RIAA Defendant Asks Supreme Court For Legal Fees

A man wrongly accused of file-sharing by the record industry is now asking the U.S. Supreme Court to consider whether the Recording Industry Association of America (RIAA) should have to pay his legal fees.

"This case is about the ability of an innocent defendant accused of copyright infringement to defend himself in court, litigate his defenses, and, if successful, recover his attorney's fees to the same extent as a prevailing plaintiff would under the same circumstances," argued Cliff Thompson of San Antonio, Tex. in his petition.

The RIAA filed a lawsuit against Thompson in 2004, but later asked to drop the case. At the time, the RIAA alleged that Thompson's adult daughter, Brigette, was the one at fault. Thompson said he spent around $7,500 to defend himself.

The Fifth Circuit upheld a trial judge's decision denying Thompson attorney's fees, saying that the lawsuit was "objectively reasonable" and that Thompson delayed its resolution by "failing ... to disclose the identity of the true copyright infringer."

But defense lawyers say that the RIAA shouldn't have sued Thompson unless it had solid grounds to believe he was responsible for any piracy.

"It has consequences to be named as a defendant in a lawsuit," says Ray Beckerman, a New York City defense attorney who authors the blog RecordingIndustryVsPeople.com. For instance, he says, getting hauled into court can result in a black mark on people's credit records.

Beckerman, who was not involved in Thompson's case, adds that the RIAA has a pattern of filing suit first and asking questions later. "It wants to use a lawsuit to conduct its investigation," he says.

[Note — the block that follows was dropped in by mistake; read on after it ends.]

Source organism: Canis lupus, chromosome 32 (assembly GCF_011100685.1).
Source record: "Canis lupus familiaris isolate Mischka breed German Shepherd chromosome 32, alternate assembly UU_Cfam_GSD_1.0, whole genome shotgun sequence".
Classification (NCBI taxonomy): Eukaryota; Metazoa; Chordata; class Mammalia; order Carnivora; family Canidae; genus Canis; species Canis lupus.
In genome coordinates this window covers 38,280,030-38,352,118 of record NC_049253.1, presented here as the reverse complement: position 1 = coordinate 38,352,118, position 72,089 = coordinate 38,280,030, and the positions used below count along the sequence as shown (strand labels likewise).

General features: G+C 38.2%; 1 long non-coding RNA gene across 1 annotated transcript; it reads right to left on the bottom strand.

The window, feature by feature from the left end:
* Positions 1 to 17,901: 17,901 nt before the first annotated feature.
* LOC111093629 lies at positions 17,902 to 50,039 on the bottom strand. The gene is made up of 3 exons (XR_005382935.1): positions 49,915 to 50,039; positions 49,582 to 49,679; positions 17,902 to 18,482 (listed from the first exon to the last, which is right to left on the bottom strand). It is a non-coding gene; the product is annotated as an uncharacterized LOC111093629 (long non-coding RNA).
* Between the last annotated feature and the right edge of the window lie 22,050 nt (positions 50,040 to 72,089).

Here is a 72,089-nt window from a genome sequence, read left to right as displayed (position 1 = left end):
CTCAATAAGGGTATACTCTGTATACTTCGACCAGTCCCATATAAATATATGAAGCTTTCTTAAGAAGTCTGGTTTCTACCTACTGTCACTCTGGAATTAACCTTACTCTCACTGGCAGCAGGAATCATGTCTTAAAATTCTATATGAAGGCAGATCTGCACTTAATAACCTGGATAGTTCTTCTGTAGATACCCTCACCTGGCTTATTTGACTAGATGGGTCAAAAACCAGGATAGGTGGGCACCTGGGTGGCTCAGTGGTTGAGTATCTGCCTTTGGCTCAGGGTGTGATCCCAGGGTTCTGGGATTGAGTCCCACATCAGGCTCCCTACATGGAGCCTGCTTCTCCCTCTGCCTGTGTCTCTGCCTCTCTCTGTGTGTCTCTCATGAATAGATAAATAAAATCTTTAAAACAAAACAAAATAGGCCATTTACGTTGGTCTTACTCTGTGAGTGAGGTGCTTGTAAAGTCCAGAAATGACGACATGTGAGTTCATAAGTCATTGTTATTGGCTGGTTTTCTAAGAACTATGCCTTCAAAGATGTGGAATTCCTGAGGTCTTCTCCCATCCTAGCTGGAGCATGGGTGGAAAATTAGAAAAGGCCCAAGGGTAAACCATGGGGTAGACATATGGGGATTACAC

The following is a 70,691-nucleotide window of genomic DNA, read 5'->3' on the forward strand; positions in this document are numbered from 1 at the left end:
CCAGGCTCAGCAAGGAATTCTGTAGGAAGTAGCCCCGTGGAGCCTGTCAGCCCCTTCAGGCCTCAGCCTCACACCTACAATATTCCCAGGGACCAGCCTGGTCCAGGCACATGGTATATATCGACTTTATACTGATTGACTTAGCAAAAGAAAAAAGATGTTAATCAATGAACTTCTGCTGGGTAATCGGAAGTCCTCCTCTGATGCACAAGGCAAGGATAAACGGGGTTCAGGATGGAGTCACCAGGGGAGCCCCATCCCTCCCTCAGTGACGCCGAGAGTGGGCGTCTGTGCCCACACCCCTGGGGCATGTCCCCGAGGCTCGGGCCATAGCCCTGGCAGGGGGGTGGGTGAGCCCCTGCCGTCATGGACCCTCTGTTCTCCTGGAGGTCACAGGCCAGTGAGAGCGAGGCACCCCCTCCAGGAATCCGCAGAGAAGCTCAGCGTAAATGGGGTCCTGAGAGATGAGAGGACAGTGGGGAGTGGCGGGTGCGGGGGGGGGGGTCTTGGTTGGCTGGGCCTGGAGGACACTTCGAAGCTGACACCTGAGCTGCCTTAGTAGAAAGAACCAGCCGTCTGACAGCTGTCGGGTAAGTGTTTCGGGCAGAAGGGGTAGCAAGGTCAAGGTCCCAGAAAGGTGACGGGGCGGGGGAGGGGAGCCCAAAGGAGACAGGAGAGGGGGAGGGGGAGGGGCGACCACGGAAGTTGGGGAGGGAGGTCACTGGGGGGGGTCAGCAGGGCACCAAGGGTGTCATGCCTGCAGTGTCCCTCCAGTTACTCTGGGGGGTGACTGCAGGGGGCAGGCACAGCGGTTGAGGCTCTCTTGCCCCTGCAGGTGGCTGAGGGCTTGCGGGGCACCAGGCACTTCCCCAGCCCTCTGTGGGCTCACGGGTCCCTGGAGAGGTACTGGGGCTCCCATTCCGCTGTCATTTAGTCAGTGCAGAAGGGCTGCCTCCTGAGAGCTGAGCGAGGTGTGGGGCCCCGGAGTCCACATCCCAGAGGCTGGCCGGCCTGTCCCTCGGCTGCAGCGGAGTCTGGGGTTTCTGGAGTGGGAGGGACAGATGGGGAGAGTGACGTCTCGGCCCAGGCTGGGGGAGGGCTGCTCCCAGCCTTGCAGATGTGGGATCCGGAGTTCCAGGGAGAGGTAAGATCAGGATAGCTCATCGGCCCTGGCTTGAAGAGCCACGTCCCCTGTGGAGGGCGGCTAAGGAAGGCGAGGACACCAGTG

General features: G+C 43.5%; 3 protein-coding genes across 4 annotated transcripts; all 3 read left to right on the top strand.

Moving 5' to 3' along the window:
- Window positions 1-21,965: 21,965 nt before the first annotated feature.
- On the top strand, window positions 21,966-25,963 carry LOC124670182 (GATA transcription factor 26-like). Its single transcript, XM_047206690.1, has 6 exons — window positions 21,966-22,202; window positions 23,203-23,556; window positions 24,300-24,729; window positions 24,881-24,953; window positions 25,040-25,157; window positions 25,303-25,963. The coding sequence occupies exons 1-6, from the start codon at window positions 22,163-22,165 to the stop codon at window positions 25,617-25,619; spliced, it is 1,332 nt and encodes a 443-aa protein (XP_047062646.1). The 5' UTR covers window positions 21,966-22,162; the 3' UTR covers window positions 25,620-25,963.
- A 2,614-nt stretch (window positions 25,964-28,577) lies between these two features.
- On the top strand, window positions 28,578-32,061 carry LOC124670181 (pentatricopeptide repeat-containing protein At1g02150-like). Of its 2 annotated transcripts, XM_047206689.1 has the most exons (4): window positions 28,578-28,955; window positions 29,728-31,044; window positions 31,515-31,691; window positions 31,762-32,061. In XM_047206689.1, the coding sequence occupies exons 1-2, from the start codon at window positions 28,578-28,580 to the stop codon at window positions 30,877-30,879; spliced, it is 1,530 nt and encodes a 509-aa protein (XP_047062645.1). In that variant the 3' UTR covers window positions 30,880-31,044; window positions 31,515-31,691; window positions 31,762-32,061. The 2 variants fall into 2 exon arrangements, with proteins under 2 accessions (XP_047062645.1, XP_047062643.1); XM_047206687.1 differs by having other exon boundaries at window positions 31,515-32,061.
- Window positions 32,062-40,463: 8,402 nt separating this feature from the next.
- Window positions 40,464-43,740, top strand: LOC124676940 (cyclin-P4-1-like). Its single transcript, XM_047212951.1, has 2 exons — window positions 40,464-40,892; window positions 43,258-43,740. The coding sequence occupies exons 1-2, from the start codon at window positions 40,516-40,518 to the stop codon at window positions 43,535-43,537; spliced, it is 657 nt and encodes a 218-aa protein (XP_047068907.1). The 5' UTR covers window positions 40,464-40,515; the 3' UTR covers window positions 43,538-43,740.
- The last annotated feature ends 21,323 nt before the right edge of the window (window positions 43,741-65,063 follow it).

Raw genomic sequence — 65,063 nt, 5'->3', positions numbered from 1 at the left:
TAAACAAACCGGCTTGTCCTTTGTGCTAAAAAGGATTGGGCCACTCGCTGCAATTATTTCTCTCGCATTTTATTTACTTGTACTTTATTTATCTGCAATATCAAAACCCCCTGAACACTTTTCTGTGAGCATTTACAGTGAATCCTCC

The RIAA typically targets individuals after an investigator finds evidence linking a particular IP address to uploading activity on a peer-to-peer site like Kazaa. Often, however, the subscriber that's linked to the IP address isn't the one who's responsible for any copyright infringement.

Thompson argues in his petition such tactics force subscribers like himself to choose between defending an expensive lawsuit or settling the case. Since 2003, the record industry has targeted around 26,000 individuals, but in most cases offers them the chance to avoid a lawsuit by paying a fine of $3,000 to $4,000. Some defense lawyers say that even innocent people sometimes choose to pay those fines rather than fight a lengthy legal battle that could potentially result in large attorney's fees.

So far, at least two defendants have successfully prevailed in their bids for attorney's fees after the RIAA dropped a lawsuit against them. Courts have recently said that Oklahoma resident Debbie Foster as well as Oregon resident Tanya Andersen now pursuing a class-action lawsuit against the RIAA) are entitled to attorney's fees.

The RIAA declined to comment.

Tags: copyright, legal
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